Carve out an hour or two in your schedule and play video games or bake brownies or knit or do whatever it is that you like to do. Without hobbies, life can start to feel like a continuous cycle of nothingness. This is only exacerbated by something like COVID-19. 

Participating in hobbies will help to keep your spirits up, allowing you to be the best that you can be for those that need you.

Maintain Your Physical Health

Your physical health directly impacts your mental health. If you’re eating poorly, sleeping poorly, not drinking enough water, and making bad decisions in general, you will start to become run-down mentally. 

As such, you need to do everything in your power to maintain your physical health. Prepare healthy meals, sleep 7 to 9 hours every night, drink ample amounts of water, and throw in some exercise to boot. 

Get Outside

A good many of our typical hang-out spots are closed right now. As such, most of us are spending a great deal of time at home. Home can be comforting at times, but too much time at home can plague you with a spell of cabin fever

The elixir? Get outside!

Whether it’s going for a jog, hiking through the woods, skiing, snowshoeing, ice fishing, or otherwise, getting outside can make a world of difference. You might even discover a love for the great outdoors that you never know you had. 

How Do You Know if You’re Suffering from Compassion Fatigue?

You now know how to manage compassion fatigue. But how do you know if you have it in the first place? Generally speaking, if you’re dealing with the following symptoms, compassion fatigue is upon you. 

Irritability

Perhaps the most common sign of compassion fatigue is irritability. If you’re quick to anger or having intrusive thoughts, it might just be that you’ve been pushed to your emotional limit.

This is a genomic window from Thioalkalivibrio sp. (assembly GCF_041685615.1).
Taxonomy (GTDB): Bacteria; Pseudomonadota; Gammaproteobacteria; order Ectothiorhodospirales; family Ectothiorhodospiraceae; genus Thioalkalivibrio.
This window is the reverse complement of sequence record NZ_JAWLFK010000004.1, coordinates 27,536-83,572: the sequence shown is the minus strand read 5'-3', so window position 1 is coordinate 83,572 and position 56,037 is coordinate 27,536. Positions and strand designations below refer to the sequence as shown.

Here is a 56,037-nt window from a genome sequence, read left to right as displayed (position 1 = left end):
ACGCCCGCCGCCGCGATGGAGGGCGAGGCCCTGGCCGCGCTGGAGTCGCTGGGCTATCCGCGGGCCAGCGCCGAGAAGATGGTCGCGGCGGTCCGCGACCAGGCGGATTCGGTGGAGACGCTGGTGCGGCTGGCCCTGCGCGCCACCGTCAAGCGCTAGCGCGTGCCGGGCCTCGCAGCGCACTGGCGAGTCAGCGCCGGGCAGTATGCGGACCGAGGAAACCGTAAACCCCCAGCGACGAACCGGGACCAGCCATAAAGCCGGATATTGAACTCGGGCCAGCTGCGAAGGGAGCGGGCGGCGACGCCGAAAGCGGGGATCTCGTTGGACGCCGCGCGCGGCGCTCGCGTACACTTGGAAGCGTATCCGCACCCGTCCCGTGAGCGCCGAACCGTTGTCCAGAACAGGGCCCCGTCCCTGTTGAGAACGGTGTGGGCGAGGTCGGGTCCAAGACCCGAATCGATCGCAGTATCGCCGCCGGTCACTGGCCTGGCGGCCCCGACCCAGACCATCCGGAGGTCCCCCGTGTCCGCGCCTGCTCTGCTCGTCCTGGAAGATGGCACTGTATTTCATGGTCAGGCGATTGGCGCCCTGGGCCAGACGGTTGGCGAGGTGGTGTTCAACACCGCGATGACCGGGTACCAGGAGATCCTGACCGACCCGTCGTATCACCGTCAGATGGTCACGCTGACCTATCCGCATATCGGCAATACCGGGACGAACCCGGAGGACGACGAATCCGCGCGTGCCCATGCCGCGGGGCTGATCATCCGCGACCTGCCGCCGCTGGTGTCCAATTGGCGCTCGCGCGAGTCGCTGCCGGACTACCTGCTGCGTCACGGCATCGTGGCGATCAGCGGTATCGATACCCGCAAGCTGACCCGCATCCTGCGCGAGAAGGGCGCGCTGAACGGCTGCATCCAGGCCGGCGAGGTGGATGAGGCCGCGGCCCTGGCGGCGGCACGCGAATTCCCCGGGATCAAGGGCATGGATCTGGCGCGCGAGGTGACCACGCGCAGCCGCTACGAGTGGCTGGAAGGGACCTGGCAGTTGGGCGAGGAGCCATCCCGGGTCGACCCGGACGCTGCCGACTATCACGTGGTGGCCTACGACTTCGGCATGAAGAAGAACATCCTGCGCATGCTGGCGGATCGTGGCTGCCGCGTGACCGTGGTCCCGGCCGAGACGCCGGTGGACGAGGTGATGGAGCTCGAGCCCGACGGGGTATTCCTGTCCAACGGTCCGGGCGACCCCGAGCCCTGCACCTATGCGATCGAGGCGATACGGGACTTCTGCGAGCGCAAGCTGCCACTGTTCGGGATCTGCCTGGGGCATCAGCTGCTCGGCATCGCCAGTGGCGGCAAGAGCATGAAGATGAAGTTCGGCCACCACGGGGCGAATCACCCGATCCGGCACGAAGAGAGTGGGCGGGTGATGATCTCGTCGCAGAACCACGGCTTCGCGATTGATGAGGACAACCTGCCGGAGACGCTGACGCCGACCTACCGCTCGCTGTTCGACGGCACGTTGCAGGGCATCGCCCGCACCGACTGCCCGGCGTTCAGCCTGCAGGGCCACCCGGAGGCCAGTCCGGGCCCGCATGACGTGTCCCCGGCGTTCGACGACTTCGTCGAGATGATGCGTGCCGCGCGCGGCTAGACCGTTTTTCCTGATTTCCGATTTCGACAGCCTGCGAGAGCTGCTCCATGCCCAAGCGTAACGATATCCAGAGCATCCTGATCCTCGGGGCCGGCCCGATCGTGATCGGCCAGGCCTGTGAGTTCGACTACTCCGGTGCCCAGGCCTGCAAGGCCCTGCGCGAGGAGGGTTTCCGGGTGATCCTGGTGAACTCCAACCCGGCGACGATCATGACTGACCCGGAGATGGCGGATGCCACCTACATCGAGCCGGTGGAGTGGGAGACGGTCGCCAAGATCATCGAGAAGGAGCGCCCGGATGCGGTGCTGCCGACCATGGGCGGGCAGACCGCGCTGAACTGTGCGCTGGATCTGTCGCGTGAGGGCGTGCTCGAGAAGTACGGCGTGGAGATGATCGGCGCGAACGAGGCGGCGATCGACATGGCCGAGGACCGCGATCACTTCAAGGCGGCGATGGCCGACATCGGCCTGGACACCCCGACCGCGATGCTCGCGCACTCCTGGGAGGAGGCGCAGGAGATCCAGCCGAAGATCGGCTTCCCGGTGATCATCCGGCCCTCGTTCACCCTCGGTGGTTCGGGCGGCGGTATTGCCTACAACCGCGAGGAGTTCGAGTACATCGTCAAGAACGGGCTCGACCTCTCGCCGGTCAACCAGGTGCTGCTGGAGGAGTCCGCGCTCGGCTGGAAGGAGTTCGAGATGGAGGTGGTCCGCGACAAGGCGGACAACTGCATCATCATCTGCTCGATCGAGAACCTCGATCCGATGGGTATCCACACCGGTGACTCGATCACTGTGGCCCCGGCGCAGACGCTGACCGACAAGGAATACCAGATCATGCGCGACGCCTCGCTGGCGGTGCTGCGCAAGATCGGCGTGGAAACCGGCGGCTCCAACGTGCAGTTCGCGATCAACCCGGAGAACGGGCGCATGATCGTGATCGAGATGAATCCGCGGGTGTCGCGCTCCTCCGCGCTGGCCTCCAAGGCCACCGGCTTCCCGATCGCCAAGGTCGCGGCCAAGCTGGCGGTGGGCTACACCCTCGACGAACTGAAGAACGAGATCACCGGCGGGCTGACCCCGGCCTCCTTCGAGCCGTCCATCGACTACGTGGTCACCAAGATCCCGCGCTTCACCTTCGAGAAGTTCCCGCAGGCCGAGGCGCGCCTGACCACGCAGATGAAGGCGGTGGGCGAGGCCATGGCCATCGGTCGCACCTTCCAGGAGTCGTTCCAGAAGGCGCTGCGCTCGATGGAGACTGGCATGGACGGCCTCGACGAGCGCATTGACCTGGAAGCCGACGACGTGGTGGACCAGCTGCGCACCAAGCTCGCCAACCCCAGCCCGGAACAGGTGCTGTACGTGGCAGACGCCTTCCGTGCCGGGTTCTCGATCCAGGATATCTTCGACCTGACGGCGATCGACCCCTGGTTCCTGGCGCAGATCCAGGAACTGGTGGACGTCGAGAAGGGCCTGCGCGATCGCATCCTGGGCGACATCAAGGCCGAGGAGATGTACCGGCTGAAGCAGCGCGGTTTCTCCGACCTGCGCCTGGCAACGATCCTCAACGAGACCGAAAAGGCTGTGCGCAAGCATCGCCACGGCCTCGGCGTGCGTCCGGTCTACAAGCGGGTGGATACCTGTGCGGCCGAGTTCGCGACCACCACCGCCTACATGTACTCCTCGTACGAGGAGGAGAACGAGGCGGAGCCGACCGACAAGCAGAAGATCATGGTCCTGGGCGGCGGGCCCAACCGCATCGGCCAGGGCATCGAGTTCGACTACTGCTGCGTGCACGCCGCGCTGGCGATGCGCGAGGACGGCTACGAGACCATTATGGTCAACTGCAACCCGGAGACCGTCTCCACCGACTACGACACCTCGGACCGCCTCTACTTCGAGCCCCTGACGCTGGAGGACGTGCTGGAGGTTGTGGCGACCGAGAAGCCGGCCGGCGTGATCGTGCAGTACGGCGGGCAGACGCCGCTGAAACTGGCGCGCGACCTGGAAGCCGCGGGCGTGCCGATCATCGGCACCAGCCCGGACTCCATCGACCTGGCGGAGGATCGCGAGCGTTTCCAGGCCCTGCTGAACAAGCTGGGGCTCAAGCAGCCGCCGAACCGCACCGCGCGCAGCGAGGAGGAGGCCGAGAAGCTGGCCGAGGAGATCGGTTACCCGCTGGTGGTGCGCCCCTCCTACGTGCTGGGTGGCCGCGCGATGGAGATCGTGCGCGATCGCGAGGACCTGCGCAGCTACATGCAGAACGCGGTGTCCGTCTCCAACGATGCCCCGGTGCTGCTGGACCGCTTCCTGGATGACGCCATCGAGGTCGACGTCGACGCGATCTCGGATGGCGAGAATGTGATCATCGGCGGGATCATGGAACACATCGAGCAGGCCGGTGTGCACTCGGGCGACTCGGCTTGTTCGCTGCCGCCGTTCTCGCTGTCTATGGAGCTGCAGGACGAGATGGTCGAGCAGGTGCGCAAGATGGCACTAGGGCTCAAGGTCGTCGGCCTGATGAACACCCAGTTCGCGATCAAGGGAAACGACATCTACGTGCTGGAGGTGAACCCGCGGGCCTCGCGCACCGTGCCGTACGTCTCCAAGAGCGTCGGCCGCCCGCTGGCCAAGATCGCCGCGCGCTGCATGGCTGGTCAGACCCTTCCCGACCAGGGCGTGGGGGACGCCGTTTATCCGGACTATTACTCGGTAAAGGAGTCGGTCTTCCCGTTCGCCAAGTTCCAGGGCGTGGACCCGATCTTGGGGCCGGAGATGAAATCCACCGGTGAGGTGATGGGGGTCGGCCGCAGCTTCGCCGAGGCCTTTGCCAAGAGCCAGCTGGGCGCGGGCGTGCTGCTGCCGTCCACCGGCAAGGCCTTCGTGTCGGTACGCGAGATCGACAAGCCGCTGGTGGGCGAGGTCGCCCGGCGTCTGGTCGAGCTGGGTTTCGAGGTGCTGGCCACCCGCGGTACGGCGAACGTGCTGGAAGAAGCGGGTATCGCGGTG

Allowing this to go unchecked will result in it getting worse over time. As such, it’s vital that you utilize the above-reviewed tips. 

Anxiety 

Anxiety is another common symptom. If you feel as though you’re on edge or constantly waiting for the next foot to drop, the stress of COVID-19 could be getting to you. 

Note, anxiety can present itself in many ways. You might start lashing out at those around you, you might become afraid of doing things you used to do, and you might even feel physical tension in your body. 

Loss of Empathy

The most troubling symptom of compassion fatigue is a loss of empathy. If you start to become angry at others for reasons that they have no control over, this is probably what you’re dealing with. 

Noe that this is natural and is at the core of compassion fatigue in general. You’re not a monster for feeling this way. You’ve just been giving too much for too long a time and are burning out because of it. 

Start utilizing some of the tips above and your empathy should return within a matter of weeks. If you’re still having trouble, consider seeing a therapist. 

Lack of Good Feeling in Helping Others

Generally speaking, when you help another person, it makes you feel good. You’re putting positive vibes out into the world and are feeling like your contributions matter. 

Unfortunately, however, after having provided for others for too long a time, these feelings can start to subside. Feeling like your contributions matter can soon turn into feeling like you’re being taken for granted, especially if the people you’re helping aren’t showing appreciation for the things you do. 

Again, this is normal. Human beings get good feelings from giving but, if they never get anything in return, those feelings will eventually die. 

During moments like these, it’s good to take a break and treat yourself instead. You still matter in this equation and need to look after yourself from time to time. 

Don’t Let Compassion Fatigue Get You Down

You might be feeling a little bad about the compassion fatigue you’re experiencing. But there’s no reason to let it get you down. Utilize the tips above and you should be back on track in no time. 

And if you’re looking for similar info, our website can help you. Check out some of our other articles now!